Suspension of EU-Turkey Deal and Mass Deportations from Turkey

Turkey started mass expulsion of Syrians and at the same time refuses to take back migrants from Greece under the EU-Turkey readmission deal.

Suspension of the EU-Turkey Deal

Turkey announced that the EU-Turkey Deal has been suspended. Foreign Minister Mevlüt Çavuşoğlu explained on Monday 22nd in a TV-interview:  “We will not wait at the EU’s door. The readmission agreement and visa-free deal will be put into effect at the same time”. (see also article by Are you Syrious?)

The visa liberalisation for Turkish citizen in the EU was part of the initial EU-Turkey statement from March 18, 2016 where it was agreed: “The fulfilment of the visa liberalisation roadmap will be accelerated vis-à-vis all participating Member States with a view to lifting the visa requirements for Turkish citizens at the latest by the end of June 2016, provided that all benchmarks have been met.”

It is not the first time that Turkey puts pressure on the EU and Greece using the readmission scheme for bargaining. In June 2018, Mevlüt Çavuşoğlu declared to have suspended the bilateral migrant readmission agreement with Greece – another deportation agreement – in response to a Greek court’s decision to release eight soldiers, who had fled Turkey in July 2016 after the coup attempt, instead of extraditing them to Turkey.

Since the EU-Turkey Deal came into force, 2,492 people have been deported from Greece to Turkey (2,406 people until end of 2018 and 86 people in 2019). Deportation Monitoring Aegean witnessed the last deportation on July 11th – an indication that the deportations have now been suspended in practice.

Arrests and Mass Deportations in Turkey

After the deportations, all non-Syrian people are detained in removal prisons in the so-called “safe third country” Turkey. The conditions within the removal centres have been criticized as unbearable. Lawyers reported several incidents of torture in the Harmandalı removal centre close to Izmir, most recently the abuse of a woman in July 2019. A complaint was filed before the Karşıyaka Chief Public Prosecutor’s Office. Harmandalı is one of the centres established with EU-funding following the EU-Turkey statement.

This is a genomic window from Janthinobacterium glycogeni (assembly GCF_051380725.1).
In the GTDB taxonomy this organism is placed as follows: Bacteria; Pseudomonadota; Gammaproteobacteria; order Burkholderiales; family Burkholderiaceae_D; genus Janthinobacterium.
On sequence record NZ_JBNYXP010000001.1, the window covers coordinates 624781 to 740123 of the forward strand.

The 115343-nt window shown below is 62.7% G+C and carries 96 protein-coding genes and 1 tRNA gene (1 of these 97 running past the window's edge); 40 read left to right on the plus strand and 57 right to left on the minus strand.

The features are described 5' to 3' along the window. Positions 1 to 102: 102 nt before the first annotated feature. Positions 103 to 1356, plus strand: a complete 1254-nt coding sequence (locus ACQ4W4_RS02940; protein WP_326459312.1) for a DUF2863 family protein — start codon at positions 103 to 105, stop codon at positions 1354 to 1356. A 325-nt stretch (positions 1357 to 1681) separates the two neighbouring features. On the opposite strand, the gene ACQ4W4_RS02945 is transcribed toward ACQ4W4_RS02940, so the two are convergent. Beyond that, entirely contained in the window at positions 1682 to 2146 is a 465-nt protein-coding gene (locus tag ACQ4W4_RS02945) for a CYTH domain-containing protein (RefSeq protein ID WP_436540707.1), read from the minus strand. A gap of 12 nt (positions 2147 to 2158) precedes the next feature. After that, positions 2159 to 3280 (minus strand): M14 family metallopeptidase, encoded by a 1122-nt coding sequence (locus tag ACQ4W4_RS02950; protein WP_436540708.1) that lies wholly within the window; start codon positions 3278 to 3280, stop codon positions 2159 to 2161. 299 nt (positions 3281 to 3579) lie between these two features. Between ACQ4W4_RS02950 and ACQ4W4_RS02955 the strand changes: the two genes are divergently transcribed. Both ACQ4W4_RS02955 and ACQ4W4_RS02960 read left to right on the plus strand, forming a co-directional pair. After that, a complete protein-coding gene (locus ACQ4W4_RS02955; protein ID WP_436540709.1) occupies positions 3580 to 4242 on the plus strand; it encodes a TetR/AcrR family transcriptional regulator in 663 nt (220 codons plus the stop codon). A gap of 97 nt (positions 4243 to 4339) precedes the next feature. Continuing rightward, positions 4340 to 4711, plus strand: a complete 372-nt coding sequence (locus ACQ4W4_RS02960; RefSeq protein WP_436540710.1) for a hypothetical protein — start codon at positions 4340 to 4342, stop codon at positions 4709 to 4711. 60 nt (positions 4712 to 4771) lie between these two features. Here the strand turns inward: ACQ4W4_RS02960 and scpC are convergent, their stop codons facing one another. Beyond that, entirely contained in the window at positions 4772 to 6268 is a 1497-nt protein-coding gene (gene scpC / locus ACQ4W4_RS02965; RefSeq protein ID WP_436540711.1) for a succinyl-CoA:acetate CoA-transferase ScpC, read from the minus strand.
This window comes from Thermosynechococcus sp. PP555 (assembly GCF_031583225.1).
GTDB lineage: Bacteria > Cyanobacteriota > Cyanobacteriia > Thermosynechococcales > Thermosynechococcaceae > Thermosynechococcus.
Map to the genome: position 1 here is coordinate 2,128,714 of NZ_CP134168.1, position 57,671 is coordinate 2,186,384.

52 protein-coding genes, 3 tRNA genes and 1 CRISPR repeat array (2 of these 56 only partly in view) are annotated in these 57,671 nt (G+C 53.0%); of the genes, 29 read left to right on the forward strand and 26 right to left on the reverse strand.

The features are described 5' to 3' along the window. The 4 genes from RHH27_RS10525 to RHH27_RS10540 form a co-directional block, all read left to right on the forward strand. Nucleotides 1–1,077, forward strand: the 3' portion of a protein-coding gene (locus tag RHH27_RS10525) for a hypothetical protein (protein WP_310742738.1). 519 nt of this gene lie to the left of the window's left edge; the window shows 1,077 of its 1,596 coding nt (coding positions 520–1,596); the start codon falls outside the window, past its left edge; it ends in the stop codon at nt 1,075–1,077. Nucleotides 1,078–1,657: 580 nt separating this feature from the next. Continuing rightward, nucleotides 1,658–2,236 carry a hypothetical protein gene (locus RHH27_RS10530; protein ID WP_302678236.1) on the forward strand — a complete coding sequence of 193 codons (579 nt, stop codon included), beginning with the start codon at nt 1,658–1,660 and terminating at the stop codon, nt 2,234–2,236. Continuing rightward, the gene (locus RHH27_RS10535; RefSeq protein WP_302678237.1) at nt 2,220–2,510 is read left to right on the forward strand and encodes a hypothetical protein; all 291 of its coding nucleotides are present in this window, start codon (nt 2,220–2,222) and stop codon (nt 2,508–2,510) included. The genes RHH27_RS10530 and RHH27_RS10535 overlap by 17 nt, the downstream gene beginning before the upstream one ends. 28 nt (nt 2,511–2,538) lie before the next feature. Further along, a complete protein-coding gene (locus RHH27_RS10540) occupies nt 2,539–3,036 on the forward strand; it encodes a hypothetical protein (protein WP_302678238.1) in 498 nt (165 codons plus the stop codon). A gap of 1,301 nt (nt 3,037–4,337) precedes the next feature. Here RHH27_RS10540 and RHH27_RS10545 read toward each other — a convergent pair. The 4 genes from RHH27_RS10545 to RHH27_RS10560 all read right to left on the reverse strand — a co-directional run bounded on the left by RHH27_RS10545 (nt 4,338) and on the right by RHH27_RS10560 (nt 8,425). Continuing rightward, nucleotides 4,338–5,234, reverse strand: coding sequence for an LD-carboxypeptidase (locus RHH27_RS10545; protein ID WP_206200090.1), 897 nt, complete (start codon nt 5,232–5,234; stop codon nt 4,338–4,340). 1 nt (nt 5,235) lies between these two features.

The chances of detainees to apply for any form of protection and to be released are very limited. Migrants were always endangered to be arrested from the streets and detained in one of the 24 removal centres and deported to their countries of origin. There have been several mass deportations or forcibly enacted so-called “voluntary returns”. In April 2018 and June 2018 Afghans were targeted and Syrians mainly affected by violent push backs at the Syrian border.

When Syrians reached Turkey, until now, they used to be in a slightly safer position than people from other nationalities. This has now changed.  The Government is following a new crackdown strategy and has sweepingly arrested unknown numbers of Syrians, detained them in removal centres and forced them to sign their “voluntary return” to Syria. Several videos and reports of affected people have been published (for an in-depth report and material collection see harekact: Mass Deportation Campaign in Istanbul Against Syrians: #StopDeportationsToSyria). This seems to be a new Turkish strategy. Minister of Interior Süleyman Soylu announced that 80,000 people should be deported from Turkey this year.

The situation in Greece and the EU

The suspension of the EU-Turkey deal is a harsh setback for the EU and Greece. It runs counter the recent attempts of the Greek state and EASO to increase the number of deportations, which have been dropping since 2016. As part of these efforts, it was even discussed to regularly deport people recognized as vulnerable back to Turkey – despite the fact they were supposed to be exempted from the fast-track border procedure on the Greek Hotspot Islands.

The deputy minister for migration of the new conservative-right government party Nea Dimokratia in the meantime announced the plan to fly a zeppelin from Samos in cooperation with Frontex in order to spot migrant boats earlier and be able to prevent them from entering Greek territory.

So far, the EU has made big efforts to turn a blind eye on the rights violations happening in Turkey both against refugees and Turkish citizen themselves. As in Libya, the Sahara belt and other regions, the EU externalization of migration control is carried out on the back of those seeking protection, whose disfranchisement and death is tacitly accepted. So far, also in Turkey, the EU kept up the readmission deal and continued deportations, considering Turkey as “safe third country” despite the obvious rights violations. What will happen in future, when Turkey now refuses to play with the EU’s game?